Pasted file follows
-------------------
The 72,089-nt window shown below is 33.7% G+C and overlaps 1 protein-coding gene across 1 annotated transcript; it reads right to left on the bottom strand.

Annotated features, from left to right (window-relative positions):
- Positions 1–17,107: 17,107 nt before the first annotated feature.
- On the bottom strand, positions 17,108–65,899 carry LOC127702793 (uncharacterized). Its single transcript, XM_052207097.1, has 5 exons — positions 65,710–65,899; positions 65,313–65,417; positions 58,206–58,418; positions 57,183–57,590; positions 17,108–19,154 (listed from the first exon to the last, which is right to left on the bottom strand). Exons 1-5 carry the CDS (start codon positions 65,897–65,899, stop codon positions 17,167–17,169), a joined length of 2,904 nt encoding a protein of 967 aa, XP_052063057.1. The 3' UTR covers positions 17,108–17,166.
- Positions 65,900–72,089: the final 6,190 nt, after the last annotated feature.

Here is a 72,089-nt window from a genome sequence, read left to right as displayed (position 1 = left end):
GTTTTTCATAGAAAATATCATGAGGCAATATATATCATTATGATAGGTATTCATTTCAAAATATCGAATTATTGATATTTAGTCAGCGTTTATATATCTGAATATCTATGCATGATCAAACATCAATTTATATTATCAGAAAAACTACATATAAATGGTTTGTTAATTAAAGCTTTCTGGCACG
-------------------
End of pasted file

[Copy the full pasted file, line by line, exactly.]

The 72,089-nt window shown below is 33.7% G+C and overlaps 1 protein-coding gene across 1 annotated transcript; it reads right to left on the bottom strand.

Annotated features, from left to right (window-relative positions):
- Positions 1–17,107: 17,107 nt before the first annotated feature.
- On the bottom strand, positions 17,108–65,899 carry LOC127702793 (uncharacterized). Its single transcript, XM_052207097.1, has 5 exons — positions 65,710–65,899; positions 65,313–65,417; positions 58,206–58,418; positions 57,183–57,590; positions 17,108–19,154 (listed from the first exon to the last, which is right to left on the bottom strand). Exons 1-5 carry the CDS (start codon positions 65,897–65,899, stop codon positions 17,167–17,169), a joined length of 2,904 nt encoding a protein of 967 aa, XP_052063057.1. The 3' UTR covers positions 17,108–17,166.
- Positions 65,900–72,089: the final 6,190 nt, after the last annotated feature.

Here is a 72,089-nt window from a genome sequence, read left to right as displayed (position 1 = left end):
GTTTTTCATAGAAAATATCATGAGGCAATATATATCATTATGATAGGTATTCATTTCAAAATATCGAATTATTGATATTTAGTCAGCGTTTATATATCTGAATATCTATGCATGATCAAACATCAATTTATATTATCAGAAAAACTACATATAAATGGTTTGTTAATTAAAGCTTTCTGGCACG